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Zoning 101

July 24, 2013

The other day, I heard someone say to his friend, “the old Ace Hardware building off Mount Vernon in Dunwoody would be a great place for a brewery.”  Hmmm…I thought….Currently, there isn’t a brewery in Dunwoody or even one in close proximity – although Jekyll Brewing in Alpharetta is scheduled to open in early August this summer (can’t wait!).  Still, maybe the old Ace would be a good spot.  Oh, wait…zoning.

Zoning is one of the first issues a start-up brewery must consider when choosing a site.  The purpose of zoning ordinances is, in part, to separate residential areas from the potential hazards and nuisances associated with industrial areas, e.g., excessive noise and foul odors.  Typically, breweries are allowed only in areas zoned Industrial or Light Industrial.

As described by the Georgia Association of Zoning Administrators (GAZA), zoning is a basic power of the state and its political subdivisions to protect the health, safety, morals, and general welfare (Police Power). Zoning is one tool used by a community to implement a comprehensive plan, i.e., to govern the manner in which a community will grow. Zoning ordinances try to make the development of community facilities and services consistent with the comprehensive plan. In other words, nobody wants an industrial meat-packing plant in the middle of his or her residential neighborhood.

The old Ace Hardware building is located in a commercial district zoned for retail business, not manufacturing.  So, to start a brewery there, the owners would have to seek a variance, or try to get the area rezoned. Either of these options is not for the faint of heart, and it would help to engage someone with experience in preparing a zoning application and presenting the same before the respective zoning board.

Note though that some jurisdictions have started to ease craft brewing zoning restrictions to encourage and attract business in a thriving industry.  Just ask the folks at Three Taverns in Decatur or Blue Tarp in Avondale Estates or Macon Beer Co. in, yep, you guessed it, Macon.  All of these local jurisdictions tweaked their zoning ordinances to facilitate the establishment of these microbreweries. See http://www.11alive.com/news/article/294697/40/Marietta-considers-change-in-law-on-breweries; http://decatur.patch.com/groups/politics-and-elections/p/craft-beer-ordinance-on-agenda; http://www.macon.com/2013/02/25/2370875/planned-downtown-macon-brewery.html.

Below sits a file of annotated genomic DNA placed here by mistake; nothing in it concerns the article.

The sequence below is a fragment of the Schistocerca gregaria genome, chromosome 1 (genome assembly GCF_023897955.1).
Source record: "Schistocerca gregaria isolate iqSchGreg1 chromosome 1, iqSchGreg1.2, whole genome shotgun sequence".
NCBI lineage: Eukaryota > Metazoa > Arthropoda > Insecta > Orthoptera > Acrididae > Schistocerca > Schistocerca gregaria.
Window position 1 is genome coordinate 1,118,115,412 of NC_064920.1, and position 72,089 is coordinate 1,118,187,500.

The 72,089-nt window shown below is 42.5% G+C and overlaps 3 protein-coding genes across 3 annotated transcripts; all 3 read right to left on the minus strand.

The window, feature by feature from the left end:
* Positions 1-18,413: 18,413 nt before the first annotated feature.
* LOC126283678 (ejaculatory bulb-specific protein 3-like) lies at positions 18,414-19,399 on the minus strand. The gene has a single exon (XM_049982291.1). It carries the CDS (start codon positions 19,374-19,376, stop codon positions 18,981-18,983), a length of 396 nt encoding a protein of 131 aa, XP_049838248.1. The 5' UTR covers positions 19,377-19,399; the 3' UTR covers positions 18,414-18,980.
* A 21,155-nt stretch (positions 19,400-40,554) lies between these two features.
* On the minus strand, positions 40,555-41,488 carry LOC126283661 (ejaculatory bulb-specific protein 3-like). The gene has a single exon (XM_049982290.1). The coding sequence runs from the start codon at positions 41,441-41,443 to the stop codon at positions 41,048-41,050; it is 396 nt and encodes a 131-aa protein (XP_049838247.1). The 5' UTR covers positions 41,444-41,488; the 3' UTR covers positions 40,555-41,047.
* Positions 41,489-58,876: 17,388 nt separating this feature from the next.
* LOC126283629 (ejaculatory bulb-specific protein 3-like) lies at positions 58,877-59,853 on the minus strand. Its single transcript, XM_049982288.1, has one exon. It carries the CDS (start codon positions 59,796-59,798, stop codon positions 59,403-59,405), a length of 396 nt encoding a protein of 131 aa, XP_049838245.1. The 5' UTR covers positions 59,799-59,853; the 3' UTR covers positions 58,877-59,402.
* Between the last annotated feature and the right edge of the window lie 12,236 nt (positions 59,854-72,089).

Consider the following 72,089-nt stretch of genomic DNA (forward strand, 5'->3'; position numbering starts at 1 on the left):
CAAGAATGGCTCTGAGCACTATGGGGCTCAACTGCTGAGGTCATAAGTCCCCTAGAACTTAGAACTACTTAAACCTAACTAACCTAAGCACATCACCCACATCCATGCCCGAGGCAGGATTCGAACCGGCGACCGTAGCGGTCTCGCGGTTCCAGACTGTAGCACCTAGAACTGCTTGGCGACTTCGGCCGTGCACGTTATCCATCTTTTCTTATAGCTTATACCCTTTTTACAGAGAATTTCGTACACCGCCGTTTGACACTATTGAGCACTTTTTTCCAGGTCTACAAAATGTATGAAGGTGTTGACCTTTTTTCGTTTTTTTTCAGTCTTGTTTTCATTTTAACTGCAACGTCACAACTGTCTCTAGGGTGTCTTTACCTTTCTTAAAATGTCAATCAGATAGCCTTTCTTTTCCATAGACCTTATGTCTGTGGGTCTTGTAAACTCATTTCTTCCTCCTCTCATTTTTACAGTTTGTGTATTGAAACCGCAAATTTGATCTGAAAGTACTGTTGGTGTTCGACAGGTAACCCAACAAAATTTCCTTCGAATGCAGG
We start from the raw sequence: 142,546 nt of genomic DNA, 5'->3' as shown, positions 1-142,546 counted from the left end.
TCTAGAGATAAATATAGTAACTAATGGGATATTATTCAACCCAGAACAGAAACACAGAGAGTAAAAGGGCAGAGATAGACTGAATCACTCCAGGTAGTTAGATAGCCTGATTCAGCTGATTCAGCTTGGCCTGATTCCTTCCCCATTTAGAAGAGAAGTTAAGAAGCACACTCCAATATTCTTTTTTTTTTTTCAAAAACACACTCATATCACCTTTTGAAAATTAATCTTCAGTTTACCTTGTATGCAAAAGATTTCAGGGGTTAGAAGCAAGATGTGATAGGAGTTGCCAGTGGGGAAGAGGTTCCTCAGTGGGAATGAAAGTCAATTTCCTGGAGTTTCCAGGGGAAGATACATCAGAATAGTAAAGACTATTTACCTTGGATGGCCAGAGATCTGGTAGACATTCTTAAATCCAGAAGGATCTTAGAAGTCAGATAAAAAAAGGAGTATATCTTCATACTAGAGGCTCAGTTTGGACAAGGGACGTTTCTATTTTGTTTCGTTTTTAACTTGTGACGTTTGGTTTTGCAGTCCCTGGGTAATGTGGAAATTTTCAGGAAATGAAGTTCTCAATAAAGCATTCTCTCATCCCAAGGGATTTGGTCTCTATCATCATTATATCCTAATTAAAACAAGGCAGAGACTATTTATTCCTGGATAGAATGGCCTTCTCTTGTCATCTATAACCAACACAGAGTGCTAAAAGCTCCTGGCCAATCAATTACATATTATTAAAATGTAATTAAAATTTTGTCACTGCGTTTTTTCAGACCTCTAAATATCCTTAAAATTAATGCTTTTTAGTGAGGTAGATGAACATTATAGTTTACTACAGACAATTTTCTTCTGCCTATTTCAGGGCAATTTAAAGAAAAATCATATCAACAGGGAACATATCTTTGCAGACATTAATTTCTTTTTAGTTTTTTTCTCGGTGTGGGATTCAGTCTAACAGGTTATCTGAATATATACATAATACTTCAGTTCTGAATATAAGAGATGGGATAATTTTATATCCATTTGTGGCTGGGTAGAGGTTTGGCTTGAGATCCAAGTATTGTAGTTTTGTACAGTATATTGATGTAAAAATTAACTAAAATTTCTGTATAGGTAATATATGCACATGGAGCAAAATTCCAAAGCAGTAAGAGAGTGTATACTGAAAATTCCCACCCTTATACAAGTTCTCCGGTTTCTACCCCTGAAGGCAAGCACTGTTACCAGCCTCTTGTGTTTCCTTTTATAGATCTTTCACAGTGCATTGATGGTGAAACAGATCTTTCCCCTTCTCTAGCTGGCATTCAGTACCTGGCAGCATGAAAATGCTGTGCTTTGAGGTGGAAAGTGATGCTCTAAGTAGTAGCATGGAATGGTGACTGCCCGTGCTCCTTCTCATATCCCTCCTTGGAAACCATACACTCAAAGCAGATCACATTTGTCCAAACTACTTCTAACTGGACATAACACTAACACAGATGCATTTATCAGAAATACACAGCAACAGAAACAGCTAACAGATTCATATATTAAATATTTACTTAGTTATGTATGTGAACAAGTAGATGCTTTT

If you have any question regarding zoning for breweries or brewpubs, give me a shout.

Cheers!

From → Beer Law 101, Zoning

2 Comments
  1. Mac Kennon permalink

    Just found this site; really enjoying the info.

    What are the best zoning codes in Atlanta for a microbrewery?

    I have access to FMLS, so I’ve been researching commercial properties in the Atlanta area (particularly Chamblee-Doraville).

    I’ve found the Atlanta zoning code list, but the descriptions aren’t very descriptive.

    Here is a link to the document for reference.
    http://www.atlantaga.gov/modules/showdocument.aspx?documentid=2173

    Which codes allow for brewing? What did Three Taverns need to tweak to get passed their ordinance?

    Thanks for any input you have.

    • Glad you are enjoying the site. As you probably know, each local jurisdiction has it’s own zoning code, so Atlanta, Chamblee, and Doraville will each have its own code. Atlanta currently requires breweries to be located in industrial zoned areas (light or heavy). There’s an exception for brewpubs. As for Decatur and Three Taverns, I believe Decatur had to create a permitted use category for brewing as well as create a license classification for brewing, as the code previously did not contemplate such manufacturing activity.

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